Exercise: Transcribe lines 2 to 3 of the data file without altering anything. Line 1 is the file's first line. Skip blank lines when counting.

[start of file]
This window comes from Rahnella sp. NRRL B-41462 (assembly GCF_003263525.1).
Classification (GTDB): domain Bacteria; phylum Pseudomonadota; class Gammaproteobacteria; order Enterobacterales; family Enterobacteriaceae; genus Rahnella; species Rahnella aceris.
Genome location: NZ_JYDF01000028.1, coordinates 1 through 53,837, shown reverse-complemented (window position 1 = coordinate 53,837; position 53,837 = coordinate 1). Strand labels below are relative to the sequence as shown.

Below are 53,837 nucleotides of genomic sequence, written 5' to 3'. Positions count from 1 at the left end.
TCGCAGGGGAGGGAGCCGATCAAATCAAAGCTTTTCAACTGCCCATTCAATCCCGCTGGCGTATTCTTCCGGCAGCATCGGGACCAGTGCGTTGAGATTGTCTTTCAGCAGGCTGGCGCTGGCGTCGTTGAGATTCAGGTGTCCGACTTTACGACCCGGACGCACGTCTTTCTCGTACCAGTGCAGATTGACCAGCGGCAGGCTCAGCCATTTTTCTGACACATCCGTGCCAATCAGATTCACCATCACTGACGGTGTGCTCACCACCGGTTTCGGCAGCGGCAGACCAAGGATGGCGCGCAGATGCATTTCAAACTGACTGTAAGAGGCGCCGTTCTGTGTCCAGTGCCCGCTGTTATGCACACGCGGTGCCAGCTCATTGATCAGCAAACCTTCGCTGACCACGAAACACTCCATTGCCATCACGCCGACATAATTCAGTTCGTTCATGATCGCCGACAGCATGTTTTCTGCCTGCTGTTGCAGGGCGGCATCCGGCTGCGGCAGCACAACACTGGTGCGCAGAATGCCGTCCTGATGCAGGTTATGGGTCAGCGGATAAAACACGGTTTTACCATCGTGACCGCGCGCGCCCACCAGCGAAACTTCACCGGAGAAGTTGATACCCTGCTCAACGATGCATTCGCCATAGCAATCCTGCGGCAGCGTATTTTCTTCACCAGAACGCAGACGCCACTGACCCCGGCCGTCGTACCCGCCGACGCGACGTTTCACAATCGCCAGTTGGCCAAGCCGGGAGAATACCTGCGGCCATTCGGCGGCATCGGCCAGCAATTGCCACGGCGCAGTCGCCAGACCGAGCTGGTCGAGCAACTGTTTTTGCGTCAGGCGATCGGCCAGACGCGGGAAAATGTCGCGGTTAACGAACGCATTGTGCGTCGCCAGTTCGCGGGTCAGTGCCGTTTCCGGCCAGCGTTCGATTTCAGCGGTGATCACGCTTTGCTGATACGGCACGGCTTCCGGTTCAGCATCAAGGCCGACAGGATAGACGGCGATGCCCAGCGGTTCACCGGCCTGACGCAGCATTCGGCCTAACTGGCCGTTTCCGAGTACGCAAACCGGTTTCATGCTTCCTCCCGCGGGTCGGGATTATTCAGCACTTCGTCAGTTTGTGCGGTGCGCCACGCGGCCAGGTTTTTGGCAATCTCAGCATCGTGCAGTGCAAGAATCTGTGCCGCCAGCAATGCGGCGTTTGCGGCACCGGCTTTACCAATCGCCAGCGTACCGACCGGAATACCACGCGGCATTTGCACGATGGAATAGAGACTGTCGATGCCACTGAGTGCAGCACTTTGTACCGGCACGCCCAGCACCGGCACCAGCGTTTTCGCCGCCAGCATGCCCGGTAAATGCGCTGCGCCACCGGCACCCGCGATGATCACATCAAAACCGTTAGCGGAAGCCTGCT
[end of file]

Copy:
Classification (GTDB): domain Bacteria; phylum Pseudomonadota; class Gammaproteobacteria; order Enterobacterales; family Enterobacteriaceae; genus Rahnella; species Rahnella aceris.
Genome location: NZ_JYDF01000028.1, coordinates 1 through 53,837, shown reverse-complemented (window position 1 = coordinate 53,837; position 53,837 = coordinate 1). Strand labels below are relative to the sequence as shown.